Then Gramsci came out with another insight that is so relevant today. Sometimes, when neither force nor consent works, the use of money comes into play. People can simply be bought off. If you look at the resolutions in the UNSecurity Council, it’s often a mixture of the carrot and the stick. States are promised aid if they cast their votes the right way. That’s how Israel was accepted in 1948.

GRAMSCI, WHO was persecuted and jailed during Mussolini’s reign in Italy, talked about cracks in the system and how the opposition needed to use them and point their energy at them because the system wasn’t monolithic. In a society like the U.S. or in Europe, there are openings. Michael Moore, for example, is very skillful at exploiting them.

I THINK that’s true. There are three fissures in the empire at the moment. The biggest is in Latin America. This is a part of the world dominated by the U.S. since the Monroe Doctrine. If you read Smedley Butler’s book War is a Racket, he describes how the U.S. Marine Corps was used as Mafia-style enforcers for the corporations in capturing Central America. This is a book written by a general who had time to reflect after he left the armed forces. I like to stress there is Mark Twain on the one hand and Smedley Butler on the other to show there is a very powerful strain of dissent in the U.S., which we have to build on. But very few people know this. Now sections of Latin America are in open revolt. In order to drive home the lessons, they have to come up with alternatives. If even modest alternatives begin to work in Latin America, it will be a serious setback for the economic policies of the empire.

Then you have the Arab East. It is important because of oil. Let’s suppose there was no oil underneath the Islamic lands. No one would think twice about Islam. Or suppose all the countries in the Arab East–which have cheap sources of energy–were Buddhist. The big enemy would be Buddhism, not Islam.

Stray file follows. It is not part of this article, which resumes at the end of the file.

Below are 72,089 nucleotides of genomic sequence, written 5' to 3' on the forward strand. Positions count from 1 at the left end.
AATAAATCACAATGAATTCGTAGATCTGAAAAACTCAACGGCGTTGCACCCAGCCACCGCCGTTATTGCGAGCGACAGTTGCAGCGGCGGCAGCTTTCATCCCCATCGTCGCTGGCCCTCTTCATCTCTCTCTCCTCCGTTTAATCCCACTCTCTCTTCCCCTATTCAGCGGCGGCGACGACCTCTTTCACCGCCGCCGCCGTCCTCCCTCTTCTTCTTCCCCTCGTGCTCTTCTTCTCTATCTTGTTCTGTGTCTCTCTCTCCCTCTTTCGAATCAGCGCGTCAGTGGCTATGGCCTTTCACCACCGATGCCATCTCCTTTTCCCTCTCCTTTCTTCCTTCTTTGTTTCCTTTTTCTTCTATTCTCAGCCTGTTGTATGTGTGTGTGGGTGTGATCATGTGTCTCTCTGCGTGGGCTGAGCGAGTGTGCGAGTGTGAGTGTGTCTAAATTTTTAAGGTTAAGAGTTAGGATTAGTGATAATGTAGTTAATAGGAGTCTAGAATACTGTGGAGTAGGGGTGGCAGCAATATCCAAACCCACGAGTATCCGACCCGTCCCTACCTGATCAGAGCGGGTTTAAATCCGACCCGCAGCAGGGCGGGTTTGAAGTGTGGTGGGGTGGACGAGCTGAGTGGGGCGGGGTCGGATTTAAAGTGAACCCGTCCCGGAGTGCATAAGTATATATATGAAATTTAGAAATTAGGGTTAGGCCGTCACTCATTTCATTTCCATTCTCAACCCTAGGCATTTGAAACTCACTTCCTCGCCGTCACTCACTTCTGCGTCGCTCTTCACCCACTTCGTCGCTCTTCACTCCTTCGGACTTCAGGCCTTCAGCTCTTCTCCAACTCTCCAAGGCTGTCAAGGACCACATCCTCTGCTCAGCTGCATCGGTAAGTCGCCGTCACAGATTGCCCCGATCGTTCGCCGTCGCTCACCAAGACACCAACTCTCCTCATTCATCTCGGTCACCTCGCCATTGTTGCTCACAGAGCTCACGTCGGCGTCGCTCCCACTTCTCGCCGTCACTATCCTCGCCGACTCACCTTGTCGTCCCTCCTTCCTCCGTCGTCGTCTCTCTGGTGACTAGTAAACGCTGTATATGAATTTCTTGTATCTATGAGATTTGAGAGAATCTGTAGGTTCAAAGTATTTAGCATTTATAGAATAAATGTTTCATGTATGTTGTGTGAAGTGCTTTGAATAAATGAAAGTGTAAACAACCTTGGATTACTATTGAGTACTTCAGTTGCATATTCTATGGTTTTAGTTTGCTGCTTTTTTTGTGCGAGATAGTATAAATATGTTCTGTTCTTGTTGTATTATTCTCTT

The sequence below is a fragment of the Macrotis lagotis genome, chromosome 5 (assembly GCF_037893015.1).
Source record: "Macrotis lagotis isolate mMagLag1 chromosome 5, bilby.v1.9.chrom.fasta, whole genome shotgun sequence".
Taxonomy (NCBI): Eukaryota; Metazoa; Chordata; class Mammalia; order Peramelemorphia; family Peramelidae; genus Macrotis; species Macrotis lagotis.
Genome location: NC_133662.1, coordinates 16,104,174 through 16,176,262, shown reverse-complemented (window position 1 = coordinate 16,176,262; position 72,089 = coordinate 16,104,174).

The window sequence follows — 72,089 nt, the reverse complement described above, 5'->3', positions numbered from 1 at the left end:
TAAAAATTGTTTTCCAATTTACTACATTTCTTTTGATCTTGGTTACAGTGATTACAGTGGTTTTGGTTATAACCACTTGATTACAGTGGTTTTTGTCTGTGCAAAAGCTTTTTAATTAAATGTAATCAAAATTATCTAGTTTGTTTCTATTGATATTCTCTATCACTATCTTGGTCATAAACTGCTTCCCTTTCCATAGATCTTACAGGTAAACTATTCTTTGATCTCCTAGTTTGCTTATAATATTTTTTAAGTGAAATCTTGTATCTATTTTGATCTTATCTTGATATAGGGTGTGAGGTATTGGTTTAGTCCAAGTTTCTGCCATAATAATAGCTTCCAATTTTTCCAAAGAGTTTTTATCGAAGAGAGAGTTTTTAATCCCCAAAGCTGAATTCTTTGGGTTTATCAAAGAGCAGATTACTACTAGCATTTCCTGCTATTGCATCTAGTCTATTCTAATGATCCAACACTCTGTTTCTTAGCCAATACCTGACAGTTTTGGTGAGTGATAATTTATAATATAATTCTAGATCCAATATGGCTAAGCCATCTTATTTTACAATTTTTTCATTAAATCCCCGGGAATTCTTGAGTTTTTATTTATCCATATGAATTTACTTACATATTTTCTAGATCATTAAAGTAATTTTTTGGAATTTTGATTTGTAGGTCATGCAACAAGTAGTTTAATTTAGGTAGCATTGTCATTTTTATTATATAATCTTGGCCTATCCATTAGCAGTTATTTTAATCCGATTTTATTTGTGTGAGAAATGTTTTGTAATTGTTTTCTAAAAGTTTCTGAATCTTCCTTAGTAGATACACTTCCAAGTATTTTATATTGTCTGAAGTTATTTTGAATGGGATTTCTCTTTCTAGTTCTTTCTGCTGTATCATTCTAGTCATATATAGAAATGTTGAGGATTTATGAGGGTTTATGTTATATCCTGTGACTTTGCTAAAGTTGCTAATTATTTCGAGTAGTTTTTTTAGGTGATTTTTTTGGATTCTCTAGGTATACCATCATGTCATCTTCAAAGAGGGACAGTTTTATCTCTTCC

In this region we now have a dual occupation–Palestine occupied by Israel and Iraq by the U.S. and Britain. This is not an easy problem to solve. That’s the second big fissure.

The third is the fissure in Afghanistan. They are tied down there. They will probably be forced to withdraw under the cover of a puppet regime. The minute they go, there will be chaos.

As these things begin to unfold, we hope the crucial element emerges, which is the challenge at home. The challenge in the heart of the United States takes place on different levels–culturally, politically, socially–but ultimately it has to find its way into official politics. You cannot just challenge from below. The movement from below has to find some reflection at the top in terms of someone who can give voice to the aspirations of those down below. The last time that happened was when George McGovern ran for president. It’s true books by Michael Moore and Noam Chomsky reach the best-seller list despite not being very much reviewed, and that’s fantastically positive.

EDWARD SAID was fond of quoting a Gramsci dictum: "Pessimism of the intellect and optimism of the will." Does that inspire you?

GRAMSCI BORROWED that from, I think, Romain Rolland, but it does inspire me. We have to be hard-headed and realistic. In the past there was a lot of fantasy politics. The 1960s were great times. I don’t regret anything we did then. There was a craziness as well. There was this notion by the Weather Underground and the Black Panthers that by challenging the empire by force you could win. It was crazy. You cannot win unless you win over a majority or at least a sizable segment of the population. We have got to win over that consent to our side. Otherwise, we lose. Even when it goes against us, we have to tell the truth, not raise false hopes. Capitalism is not cracking up today, and it may take a long while. It won’t disappear until people see an alternative with which to replace it. The one alternative they saw from 1917 to 1989 was the false dawn of Communism.

The system we have now doesn’t satisfy the needs of the majority in the United States or anywhere else in the world. Sooner or later alternatives will arise. We have to be patient.